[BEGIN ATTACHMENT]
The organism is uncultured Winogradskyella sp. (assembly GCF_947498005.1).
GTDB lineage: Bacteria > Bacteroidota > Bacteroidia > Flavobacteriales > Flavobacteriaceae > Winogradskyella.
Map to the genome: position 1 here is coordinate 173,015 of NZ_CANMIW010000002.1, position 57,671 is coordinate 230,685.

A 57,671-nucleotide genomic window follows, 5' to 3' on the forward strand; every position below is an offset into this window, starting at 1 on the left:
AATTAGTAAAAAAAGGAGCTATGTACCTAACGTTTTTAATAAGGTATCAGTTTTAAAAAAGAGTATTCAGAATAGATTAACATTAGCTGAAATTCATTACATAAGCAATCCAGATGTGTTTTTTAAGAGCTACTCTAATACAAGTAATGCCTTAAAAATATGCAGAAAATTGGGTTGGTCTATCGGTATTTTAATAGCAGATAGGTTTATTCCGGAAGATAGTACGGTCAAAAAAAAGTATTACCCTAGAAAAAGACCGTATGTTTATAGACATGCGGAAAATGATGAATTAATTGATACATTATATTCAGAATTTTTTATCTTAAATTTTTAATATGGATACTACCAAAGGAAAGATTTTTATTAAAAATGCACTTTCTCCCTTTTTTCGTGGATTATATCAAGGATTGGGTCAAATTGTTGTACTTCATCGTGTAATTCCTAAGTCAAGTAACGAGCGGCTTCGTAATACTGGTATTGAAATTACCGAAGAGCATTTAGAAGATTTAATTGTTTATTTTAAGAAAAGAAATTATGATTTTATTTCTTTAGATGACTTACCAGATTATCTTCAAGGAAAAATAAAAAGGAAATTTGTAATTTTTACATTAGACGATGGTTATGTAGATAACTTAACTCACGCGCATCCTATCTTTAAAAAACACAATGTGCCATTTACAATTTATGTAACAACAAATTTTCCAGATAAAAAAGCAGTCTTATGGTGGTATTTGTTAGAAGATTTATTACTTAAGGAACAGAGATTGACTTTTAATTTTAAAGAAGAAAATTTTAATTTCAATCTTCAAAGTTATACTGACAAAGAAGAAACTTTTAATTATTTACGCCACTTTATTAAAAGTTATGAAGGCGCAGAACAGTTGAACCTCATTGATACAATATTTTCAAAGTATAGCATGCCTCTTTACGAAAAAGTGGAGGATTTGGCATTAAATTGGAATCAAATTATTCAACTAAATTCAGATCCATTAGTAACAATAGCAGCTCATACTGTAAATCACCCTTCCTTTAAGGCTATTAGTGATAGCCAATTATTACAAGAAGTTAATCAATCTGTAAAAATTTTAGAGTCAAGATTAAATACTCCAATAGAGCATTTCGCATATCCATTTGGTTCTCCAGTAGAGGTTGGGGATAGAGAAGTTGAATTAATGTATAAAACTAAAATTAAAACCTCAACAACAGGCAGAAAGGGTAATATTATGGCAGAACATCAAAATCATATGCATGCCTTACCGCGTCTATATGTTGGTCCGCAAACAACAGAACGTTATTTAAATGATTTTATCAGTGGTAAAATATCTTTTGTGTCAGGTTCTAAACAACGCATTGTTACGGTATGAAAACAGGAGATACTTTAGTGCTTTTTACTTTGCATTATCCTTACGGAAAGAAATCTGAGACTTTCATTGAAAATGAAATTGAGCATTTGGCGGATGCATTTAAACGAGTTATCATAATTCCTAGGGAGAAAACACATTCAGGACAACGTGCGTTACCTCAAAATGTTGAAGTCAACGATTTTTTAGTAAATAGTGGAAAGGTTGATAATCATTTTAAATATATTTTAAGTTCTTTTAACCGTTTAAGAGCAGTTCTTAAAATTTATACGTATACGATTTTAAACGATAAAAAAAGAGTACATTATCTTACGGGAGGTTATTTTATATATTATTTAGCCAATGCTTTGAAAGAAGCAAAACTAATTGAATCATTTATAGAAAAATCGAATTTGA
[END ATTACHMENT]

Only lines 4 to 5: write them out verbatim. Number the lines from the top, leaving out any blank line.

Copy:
A 57,671-nucleotide genomic window follows, 5' to 3' on the forward strand; every position below is an offset into this window, starting at 1 on the left:
AATTAGTAAAAAAAGGAGCTATGTACCTAACGTTTTTAATAAGGTATCAGTTTTAAAAAAGAGTATTCAGAATAGATTAACATTAGCTGAAATTCATTACATAAGCAATCCAGATGTGTTTTTTAAGAGCTACTCTAATACAAGTAATGCCTTAAAAATATGCAGAAAATTGGGTTGGTCTATCGGTATTTTAATAGCAGATAGGTTTATTCCGGAAGATAGTACGGTCAAAAAAAAGTATTACCCTAGAAAAAGACCGTATGTTTATAGACATGCGGAAAATGATGAATTAATTGATACATTATATTCAGAATTTTTTATCTTAAATTTTTAATATGGATACTACCAAAGGAAAGATTTTTATTAAAAATGCACTTTCTCCCTTTTTTCGTGGATTATATCAAGGATTGGGTCAAATTGTTGTACTTCATCGTGTAATTCCTAAGTCAAGTAACGAGCGGCTTCGTAATACTGGTATTGAAATTACCGAAGAGCATTTAGAAGATTTAATTGTTTATTTTAAGAAAAGAAATTATGATTTTATTTCTTTAGATGACTTACCAGATTATCTTCAAGGAAAAATAAAAAGGAAATTTGTAATTTTTACATTAGACGATGGTTATGTAGATAACTTAACTCACGCGCATCCTATCTTTAAAAAACACAATGTGCCATTTACAATTTATGTAACAACAAATTTTCCAGATAAAAAAGCAGTCTTATGGTGGTATTTGTTAGAAGATTTATTACTTAAGGAACAGAGATTGACTTTTAATTTTAAAGAAGAAAATTTTAATTTCAATCTTCAAAGTTATACTGACAAAGAAGAAACTTTTAATTATTTACGCCACTTTATTAAAAGTTATGAAGGCGCAGAACAGTTGAACCTCATTGATACAATATTTTCAAAGTATAGCATGCCTCTTTACGAAAAAGTGGAGGATTTGGCATTAAATTGGAATCAAATTATTCAACTAAATTCAGATCCATTAGTAACAATAGCAGCTCATACTGTAAATCACCCTTCCTTTAAGGCTATTAGTGATAGCCAATTATTACAAGAAGTTAATCAATCTGTAAAAATTTTAGAGTCAAGATTAAATACTCCAATAGAGCATTTCGCATATCCATTTGGTTCTCCAGTAGAGGTTGGGGATAGAGAAGTTGAATTAATGTATAAAACTAAAATTAAAACCTCAACAACAGGCAGAAAGGGTAATATTATGGCAGAACATCAAAATCATATGCATGCCTTACCGCGTCTATATGTTGGTCCGCAAACAACAGAACGTTATTTAAATGATTTTATCAGTGGTAAAATATCTTTTGTGTCAGGTTCTAAACAACGCATTGTTACGGTATGAAAACAGGAGATACTTTAGTGCTTTTTACTTTGCATTATCCTTACGGAAAGAAATCTGAGACTTTCATTGAAAATGAAATTGAGCATTTGGCGGATGCATTTAAACGAGTTATCATAATTCCTAGGGAGAAAACACATTCAGGACAACGTGCGTTACCTCAAAATGTTGAAGTCAACGATTTTTTAGTAAATAGTGGAAAGGTTGATAATCATTTTAAATATATTTTAAGTTCTTTTAACCGTTTAAGAGCAGTTCTTAAAATTTATACGTATACGATTTTAAACGATAAAAAAAGAGTACATTATCTTACGGGAGGTTATTTTATATATTATTTAGCCAATGCTTTGAAAGAAGCAAAACTAATTGAATCATTTATAGAAAAATCGAATTTGA